Amanda Knox Poses In Her Old Prison Uniform
Amanda Knox is taking a stroll down memory lane in preparation for her wedding. On Sunday, January 19, the ex-convict, who was wrongfully convicted of murder, posted a snap of herself wearing her old prison uniform on Instagram.
The 32-year-old captioned the photo, “40 days left until the wedding and 267 tasks left on the wedding To Do List.” She added, “I’ve locked myself in the craft room and I’m wearing my old prison uniform in Casa Circondariale Capanne, Perugia.”
Over the summer Amanda and her fiancé Christopher Robinson made headlines with a new wedding website where they asked for donations to help crowd-fund their space theme wedding celebration.
In the comment section of the registry, the couple wrote, “Let’s face it, we don’t need any more stuff. What we do need is help putting on the best party ever for our family and friends!”
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The statement continued, “Instead of a traditional registry, we are asking for donations towards the cost of the wedding. Whether you’re attending or not, all are welcome to donate to specific costs, or at a patron level.”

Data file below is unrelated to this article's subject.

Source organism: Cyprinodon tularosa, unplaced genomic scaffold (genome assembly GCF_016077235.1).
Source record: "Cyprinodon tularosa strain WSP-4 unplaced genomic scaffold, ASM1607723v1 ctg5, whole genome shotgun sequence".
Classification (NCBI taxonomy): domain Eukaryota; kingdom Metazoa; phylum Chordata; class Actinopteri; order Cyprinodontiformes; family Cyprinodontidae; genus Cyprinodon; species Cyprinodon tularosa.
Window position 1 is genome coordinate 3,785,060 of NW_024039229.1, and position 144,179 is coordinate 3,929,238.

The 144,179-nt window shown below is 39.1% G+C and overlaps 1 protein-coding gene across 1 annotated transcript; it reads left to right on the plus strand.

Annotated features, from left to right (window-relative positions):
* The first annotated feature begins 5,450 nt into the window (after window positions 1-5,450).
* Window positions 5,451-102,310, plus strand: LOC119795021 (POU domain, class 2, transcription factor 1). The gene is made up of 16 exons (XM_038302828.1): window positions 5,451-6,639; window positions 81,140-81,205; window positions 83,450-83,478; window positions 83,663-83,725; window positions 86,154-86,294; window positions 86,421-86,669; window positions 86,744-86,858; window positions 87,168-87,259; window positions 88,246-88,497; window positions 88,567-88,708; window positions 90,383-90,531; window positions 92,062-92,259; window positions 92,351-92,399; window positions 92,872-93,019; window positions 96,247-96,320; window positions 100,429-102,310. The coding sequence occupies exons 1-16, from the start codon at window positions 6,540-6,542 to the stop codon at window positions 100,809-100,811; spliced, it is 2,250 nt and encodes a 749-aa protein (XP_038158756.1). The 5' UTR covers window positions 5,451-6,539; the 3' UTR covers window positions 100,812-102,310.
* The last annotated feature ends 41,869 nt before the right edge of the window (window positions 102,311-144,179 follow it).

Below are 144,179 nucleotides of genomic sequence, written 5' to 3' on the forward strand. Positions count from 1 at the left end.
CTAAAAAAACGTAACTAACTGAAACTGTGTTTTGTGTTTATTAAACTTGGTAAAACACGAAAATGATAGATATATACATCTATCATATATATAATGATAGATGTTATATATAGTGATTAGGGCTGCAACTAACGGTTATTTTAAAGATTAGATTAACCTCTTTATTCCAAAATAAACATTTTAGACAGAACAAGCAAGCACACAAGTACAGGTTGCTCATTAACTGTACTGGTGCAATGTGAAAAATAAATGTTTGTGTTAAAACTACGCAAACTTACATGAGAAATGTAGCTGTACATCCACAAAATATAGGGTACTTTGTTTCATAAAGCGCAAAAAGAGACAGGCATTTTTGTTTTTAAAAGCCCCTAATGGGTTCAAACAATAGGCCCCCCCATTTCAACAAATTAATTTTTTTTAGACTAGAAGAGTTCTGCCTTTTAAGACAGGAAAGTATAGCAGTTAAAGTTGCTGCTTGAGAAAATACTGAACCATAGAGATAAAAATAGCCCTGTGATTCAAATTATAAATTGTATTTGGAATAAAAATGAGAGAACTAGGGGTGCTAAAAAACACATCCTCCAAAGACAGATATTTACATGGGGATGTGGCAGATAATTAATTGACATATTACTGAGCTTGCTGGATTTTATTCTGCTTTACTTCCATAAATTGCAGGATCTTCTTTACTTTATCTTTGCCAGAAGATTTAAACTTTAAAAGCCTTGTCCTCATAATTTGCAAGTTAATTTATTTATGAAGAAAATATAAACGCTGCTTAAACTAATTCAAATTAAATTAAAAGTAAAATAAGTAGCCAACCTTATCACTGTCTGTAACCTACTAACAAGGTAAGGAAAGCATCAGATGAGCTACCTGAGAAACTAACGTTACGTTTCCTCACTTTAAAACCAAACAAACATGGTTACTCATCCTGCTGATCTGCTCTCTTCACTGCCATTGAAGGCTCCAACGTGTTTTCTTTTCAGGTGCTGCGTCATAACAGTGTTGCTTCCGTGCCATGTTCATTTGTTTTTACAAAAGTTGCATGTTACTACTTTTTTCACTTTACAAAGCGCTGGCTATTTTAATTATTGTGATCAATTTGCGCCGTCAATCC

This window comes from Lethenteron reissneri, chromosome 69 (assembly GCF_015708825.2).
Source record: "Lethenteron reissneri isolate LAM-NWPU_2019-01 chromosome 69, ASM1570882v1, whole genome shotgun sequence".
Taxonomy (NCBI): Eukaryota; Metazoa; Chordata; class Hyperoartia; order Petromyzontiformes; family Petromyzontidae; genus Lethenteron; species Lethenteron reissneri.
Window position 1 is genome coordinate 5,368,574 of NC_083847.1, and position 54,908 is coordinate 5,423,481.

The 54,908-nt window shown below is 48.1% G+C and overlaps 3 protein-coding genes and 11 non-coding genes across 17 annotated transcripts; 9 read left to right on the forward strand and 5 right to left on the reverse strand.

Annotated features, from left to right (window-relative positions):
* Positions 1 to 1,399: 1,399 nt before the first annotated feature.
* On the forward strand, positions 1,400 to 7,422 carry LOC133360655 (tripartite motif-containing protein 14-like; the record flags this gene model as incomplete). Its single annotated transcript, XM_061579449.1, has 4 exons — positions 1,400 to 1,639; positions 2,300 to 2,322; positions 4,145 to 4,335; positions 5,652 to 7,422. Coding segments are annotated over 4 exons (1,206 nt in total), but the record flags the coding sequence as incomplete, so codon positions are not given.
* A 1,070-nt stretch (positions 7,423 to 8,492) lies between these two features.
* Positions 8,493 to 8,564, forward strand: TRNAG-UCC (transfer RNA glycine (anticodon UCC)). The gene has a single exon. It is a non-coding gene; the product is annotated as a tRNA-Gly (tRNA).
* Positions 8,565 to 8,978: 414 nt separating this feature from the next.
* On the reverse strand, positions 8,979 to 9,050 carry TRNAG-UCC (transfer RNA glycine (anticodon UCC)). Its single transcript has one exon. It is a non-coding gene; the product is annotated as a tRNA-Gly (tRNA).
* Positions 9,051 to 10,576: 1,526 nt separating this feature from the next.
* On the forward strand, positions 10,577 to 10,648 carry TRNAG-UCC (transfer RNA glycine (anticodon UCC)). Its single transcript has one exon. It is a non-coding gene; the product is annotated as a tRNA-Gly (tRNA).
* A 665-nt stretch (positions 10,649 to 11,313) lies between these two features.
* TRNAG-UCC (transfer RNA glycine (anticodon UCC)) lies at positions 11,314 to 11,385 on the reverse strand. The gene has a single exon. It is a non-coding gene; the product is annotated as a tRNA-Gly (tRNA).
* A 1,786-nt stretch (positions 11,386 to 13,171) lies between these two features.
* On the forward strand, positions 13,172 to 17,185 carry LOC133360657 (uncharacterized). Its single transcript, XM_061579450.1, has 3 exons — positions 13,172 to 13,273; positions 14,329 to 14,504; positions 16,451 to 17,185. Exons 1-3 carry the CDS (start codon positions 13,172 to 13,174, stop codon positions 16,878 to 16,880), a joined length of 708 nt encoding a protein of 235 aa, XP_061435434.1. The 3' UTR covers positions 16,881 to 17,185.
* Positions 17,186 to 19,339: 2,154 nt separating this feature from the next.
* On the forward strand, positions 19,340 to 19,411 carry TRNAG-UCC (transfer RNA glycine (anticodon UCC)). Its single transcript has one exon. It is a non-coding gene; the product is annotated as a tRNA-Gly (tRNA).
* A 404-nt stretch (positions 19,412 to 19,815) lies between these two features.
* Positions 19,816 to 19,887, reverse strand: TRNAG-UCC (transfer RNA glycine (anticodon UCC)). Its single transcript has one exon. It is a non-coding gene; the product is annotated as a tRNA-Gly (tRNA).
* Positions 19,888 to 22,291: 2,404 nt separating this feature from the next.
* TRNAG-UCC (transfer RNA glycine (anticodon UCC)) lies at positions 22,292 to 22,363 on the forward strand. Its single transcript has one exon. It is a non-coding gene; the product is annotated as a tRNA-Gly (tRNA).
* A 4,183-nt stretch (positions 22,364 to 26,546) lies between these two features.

The registry also noted that those who did donate would receive a signed, limited edition copy of Amanda and Christopher’s joint book of love poems The Cardio Tesseract.
In 2007, the world was introduced to Amanda, who was twenty at the time, when she was accused and wrongfully convicted of the murder of her roommate Meredith Kercher in Perugia, Italy. Meredith, who was 21 at the time, was found half-naked with her throat cut in her bedroom. Amanda’s then-boyfriend, Raffaele Sollecito was also accused. Prosecutors alleged that the crime had taken place during a sex game gone wrong even though the evidence against the couple was insufficient to prove so.
In 2011 after spending four years in prison, Amanda and Raffaele were freed after an appeals court acquitted them. However, the two were convicted again in 2013 before being acquitted again in 2015. In 2019, Amanda returned to Italy, where she appeared as a guest speaker on a panel discussion on wrongful convictions organized by the non-profit group, the Innocence Project.